The MoA’s Aquarium is designed just like the Newport Aquarium, which we visited last year — the aquatic life is kept in enormous tanks that compose the upper half of every hallway, the ceiling as well as the walls, so that fish can swim over the customers and provide a great close-up of their undersides (which, especially for the rays and the pointier-toothed dwellers, are more fascinating to watch than you might think). The variety and quantity underperformed Newport’s own, but well surpassed the Great Lakes Aquarium in the same categories.
The second-best highlight would’ve been their crowded piranha tank (whose scheduled 5:00 feeding time was sadly hours away), but my son’s favorite part was the circular petting tank, which contained a couple of small sharks…and a whole mess of stingrays. As the rays did laps around the tank, my son stood there for I-don’t-know-HOW-long, taking every opportunity to reach out and caress each of the tiny li’l devils. One feisty li’l grayish specimen, no more than a foot long from snout to barb, kept paddling along, eagerly sidling up the outer wall of the tank, showing off and reaching out for someone to hold.
Besides a deserted playground set at the end of the tour, one high-camp feature is a hallway exhibit called “Seacrits of Hollywood”, which consists of an imitation Hollywood Walk of Fame, with each star tile representing a different movie that had something to do with water and/or water animals. Some of the display choices were obvious — Titanic, The Little Mermaid, Free Willy, Flipper, the ’80s B-movie Alligator, Piranha as well as Piranha 2: the Spawning, that sort of thing. Some choices were a little more, erm, unexpected: Das Boot, Clash of the Titans, Men of Honor, the first Austin Powers, Teenage Mutant Ninja Turtles. As free samples of underwater life in cinema, two TVs played repeating clips from those timeless naval classics Blue Hawaii and Thunderball. Offsetting this was a modest selection of movie posters and Pirates of the Carribean decor…which worked equivalent wonders for Crabby’s back in Wisconsin Dells.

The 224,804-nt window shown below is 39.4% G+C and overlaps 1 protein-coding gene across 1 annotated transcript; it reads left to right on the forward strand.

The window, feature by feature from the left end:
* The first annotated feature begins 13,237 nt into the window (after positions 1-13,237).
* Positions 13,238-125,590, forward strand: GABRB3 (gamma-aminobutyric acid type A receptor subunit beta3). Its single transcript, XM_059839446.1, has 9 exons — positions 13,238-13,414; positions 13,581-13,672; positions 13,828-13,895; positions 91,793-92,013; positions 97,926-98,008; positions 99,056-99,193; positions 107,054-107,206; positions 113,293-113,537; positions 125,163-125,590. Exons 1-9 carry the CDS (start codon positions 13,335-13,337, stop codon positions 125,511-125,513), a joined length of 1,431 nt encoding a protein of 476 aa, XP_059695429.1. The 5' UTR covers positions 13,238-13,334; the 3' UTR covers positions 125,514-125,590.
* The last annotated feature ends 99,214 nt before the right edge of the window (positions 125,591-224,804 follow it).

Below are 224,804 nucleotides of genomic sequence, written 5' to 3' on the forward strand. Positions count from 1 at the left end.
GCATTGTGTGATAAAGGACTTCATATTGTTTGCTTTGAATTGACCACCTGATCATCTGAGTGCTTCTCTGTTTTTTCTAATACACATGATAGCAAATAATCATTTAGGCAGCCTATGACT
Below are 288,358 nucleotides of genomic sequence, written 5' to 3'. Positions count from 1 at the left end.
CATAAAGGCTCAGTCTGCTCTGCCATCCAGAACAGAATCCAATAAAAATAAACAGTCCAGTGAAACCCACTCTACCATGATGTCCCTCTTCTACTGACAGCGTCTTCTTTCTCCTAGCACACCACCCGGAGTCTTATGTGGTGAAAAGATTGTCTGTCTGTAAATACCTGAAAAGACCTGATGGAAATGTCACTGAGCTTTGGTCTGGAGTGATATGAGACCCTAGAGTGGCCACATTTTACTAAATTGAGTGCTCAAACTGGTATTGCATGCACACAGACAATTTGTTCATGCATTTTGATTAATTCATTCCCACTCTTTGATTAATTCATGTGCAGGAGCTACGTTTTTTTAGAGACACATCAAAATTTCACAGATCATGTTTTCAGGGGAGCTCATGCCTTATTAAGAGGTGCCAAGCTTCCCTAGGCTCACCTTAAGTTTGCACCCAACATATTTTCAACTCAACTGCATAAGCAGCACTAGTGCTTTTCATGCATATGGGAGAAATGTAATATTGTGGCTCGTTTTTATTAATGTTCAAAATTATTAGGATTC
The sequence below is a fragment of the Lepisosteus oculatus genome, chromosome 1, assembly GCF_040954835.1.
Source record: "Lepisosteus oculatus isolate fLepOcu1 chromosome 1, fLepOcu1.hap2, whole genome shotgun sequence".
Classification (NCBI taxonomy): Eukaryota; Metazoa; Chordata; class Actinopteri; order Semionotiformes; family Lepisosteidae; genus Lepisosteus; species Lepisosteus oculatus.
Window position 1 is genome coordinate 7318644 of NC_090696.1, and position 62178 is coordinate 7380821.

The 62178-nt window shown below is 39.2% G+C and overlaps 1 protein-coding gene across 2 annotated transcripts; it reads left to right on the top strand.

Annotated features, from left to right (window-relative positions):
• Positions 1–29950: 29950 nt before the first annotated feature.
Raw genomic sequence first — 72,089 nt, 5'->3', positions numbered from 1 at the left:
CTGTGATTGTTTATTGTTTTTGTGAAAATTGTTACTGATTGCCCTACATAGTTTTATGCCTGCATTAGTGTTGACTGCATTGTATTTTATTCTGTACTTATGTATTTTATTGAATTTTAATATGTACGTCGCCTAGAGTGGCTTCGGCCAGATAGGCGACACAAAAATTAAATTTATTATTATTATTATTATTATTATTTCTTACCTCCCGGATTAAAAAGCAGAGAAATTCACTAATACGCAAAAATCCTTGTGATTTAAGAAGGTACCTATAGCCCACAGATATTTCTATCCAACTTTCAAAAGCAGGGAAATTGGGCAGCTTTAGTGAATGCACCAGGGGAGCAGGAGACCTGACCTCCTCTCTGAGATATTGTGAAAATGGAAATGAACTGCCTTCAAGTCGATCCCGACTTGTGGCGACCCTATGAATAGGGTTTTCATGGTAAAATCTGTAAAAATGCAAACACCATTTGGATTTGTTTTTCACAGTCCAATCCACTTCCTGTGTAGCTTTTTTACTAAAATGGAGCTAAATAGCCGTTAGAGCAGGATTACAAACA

Lunch was at the Magic Pan, a crepe stand offering its wares stuffed with meat or drenched in sugar-based condiments for dessert. Beyond that different but rewarding meal, the bulk of the Mall was, as we predicted, dozens upon dozens of retail and restaurant franchises easily found in every other mall in America besides the Mall of America. The lone exceptions, at least for us Hoosiers and our more conservative malls, were a progressive oxygen bar that made us cackle every time we walked past it; an “As Seen on TV” store overflowing with the fabled crap of Ronco, Mr. Popeil, and their ilk; and — much more astoundingly — the Lego Imaginarium, a store of Legos, Legos, Legos, with giant Lego collections and displays and dioramas and such. Lovely digs, as plastic paradises go.
At a few minutes to five, since our Aquarium passes were good for all-day admission, we scurried back to the MoA basement to catch the piranha feeding. We were disappointed that they were fed chunks of shredded pre-dead meat rather than, say, a live customer. Shattering yet another stereotype, the narrating handler revealed to our disgust — in addition to piranha not being as aggressive as Hollywood would have us think — that piranha teeth don’t stick out in a menacing manner. By her allegations, the only reason their teeth jut out more in movies and old TV shows is because their lips were surgically removed in those instances to give them a fiercer look.
EWWWWWW. Thus were our vacation and all future piranha cameos forever tainted.